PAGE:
It’s a good time to plant out containerised trees, shrubs and herbaceous perennials as they are in active growth, which makes establishment easier, and water is in good supply. It’s good practise to water in all new plantings, even in wet weather, because this initial watering in is to ensure an intimate bond between the newly introduced root ball and the surrounding soil. Further watering, in dry spells, remains essential for the whole establishment period at least—the prolonged dry period last year claimed many victims as it occurred before full establishment had taken place.
Although the time window for bare-root planting is now over, the flipside is that now is the real window of opportunity for planting evergreens. They need to be planted after any freezing winter weather has passed and before the risk of summer heat and drought is upon us. This is because, being evergreen, they are unable to shed their leaves and are therefore always losing a certain amount of water from their foliage which needs replacing via root uptake.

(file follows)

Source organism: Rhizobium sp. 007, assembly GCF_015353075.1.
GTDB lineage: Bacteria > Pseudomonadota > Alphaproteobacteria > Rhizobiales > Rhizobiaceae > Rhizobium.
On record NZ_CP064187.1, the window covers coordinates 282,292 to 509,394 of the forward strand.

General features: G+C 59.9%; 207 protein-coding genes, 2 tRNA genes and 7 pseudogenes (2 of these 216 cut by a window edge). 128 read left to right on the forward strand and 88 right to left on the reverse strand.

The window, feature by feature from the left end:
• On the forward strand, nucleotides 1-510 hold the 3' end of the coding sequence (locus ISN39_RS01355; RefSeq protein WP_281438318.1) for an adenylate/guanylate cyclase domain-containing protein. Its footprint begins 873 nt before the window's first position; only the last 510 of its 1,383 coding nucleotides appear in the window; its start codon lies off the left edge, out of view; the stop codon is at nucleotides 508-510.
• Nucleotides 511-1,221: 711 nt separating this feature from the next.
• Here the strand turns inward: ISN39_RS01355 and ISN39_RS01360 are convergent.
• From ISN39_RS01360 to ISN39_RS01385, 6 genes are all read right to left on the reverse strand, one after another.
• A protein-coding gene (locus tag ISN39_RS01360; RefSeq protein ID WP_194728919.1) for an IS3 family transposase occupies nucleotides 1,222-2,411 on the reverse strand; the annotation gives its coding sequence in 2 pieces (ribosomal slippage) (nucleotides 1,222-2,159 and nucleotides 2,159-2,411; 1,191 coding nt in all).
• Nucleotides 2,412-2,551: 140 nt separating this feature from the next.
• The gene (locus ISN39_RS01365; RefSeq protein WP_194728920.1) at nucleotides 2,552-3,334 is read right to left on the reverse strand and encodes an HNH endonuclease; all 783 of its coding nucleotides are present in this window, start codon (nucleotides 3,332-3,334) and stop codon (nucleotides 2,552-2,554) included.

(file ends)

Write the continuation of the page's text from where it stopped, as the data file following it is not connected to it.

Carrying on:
When the ground is frozen, or droughted, there is no water available to the roots and the evergreen plant will become stressed; in severe cases it will die. Moving or planting them at this time of year means that they are active enough, after the relatively dormant winter months, to produce new roots ensuring rapid establishment and to have at least some resilience to drought. Having said that, a thorough watering-in at planting time is essential as is the ability to keep them watered throughout at least the first growing season.
Maybe now is a good time to treat yourself to a few more water butts, hoses and well pumps? “Fail to prepare; prepare to fail” and all that!